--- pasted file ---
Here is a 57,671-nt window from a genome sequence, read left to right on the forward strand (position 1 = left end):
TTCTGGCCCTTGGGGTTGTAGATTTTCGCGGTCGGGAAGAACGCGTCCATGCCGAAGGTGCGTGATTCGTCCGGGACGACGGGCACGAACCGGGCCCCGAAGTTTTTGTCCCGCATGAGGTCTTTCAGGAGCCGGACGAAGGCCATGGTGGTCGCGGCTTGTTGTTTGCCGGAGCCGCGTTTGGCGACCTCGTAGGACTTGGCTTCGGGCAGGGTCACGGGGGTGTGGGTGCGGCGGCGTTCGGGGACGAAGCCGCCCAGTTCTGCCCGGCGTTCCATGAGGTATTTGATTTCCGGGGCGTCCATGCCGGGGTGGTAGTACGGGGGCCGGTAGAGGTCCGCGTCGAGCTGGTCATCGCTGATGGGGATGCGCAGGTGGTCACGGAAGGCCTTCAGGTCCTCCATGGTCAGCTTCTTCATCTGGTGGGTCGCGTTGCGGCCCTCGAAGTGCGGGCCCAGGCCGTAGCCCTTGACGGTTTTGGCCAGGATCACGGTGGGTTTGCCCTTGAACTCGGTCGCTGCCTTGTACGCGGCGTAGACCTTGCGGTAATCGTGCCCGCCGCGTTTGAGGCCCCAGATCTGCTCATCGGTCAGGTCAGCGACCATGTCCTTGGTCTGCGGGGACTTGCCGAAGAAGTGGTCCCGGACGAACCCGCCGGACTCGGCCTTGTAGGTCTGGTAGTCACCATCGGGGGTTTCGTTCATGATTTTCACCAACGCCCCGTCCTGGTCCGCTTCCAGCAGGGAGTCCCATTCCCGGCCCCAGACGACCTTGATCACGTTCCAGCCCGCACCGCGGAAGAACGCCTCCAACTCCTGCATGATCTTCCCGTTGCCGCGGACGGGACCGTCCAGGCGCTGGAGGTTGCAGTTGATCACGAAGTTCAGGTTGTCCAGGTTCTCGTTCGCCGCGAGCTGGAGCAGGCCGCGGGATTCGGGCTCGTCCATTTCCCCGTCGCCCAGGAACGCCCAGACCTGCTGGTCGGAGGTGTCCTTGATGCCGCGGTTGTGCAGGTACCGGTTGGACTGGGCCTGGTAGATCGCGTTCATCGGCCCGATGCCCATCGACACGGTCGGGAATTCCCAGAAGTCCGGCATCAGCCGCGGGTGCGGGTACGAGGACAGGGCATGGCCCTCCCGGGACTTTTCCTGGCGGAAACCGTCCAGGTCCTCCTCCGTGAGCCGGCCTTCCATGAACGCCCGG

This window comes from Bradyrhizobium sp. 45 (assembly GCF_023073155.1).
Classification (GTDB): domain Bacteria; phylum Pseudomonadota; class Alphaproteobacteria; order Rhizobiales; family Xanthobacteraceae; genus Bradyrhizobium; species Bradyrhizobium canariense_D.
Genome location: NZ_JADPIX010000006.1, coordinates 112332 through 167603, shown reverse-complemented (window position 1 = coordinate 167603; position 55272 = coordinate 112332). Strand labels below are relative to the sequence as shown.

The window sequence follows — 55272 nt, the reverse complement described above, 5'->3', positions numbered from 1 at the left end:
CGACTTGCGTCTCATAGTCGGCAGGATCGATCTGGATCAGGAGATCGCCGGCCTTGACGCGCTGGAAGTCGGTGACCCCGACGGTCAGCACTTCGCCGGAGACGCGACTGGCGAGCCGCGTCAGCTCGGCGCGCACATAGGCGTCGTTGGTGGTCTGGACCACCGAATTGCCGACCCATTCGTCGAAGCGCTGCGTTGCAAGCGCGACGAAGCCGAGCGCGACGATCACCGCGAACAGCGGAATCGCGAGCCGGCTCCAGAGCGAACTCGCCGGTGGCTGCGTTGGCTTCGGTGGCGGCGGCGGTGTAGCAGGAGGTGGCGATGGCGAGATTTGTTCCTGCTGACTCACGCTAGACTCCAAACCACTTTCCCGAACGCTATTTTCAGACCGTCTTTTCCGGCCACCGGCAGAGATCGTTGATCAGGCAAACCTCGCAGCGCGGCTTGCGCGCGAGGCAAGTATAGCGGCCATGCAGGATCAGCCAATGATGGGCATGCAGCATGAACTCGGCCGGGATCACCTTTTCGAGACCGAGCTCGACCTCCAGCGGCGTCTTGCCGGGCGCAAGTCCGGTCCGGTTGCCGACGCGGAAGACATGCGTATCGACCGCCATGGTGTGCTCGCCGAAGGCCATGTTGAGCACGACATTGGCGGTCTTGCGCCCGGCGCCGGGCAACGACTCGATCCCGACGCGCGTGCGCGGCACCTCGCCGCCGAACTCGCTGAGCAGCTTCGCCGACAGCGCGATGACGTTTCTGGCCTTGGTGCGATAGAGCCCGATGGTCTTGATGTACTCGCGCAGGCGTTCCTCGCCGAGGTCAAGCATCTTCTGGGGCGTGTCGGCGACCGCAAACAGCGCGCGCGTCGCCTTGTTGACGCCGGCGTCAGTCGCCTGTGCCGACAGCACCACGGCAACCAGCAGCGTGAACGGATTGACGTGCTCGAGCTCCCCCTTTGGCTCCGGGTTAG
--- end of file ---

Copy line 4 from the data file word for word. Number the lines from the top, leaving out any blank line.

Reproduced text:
Classification (GTDB): domain Bacteria; phylum Pseudomonadota; class Alphaproteobacteria; order Rhizobiales; family Xanthobacteraceae; genus Bradyrhizobium; species Bradyrhizobium canariense_D.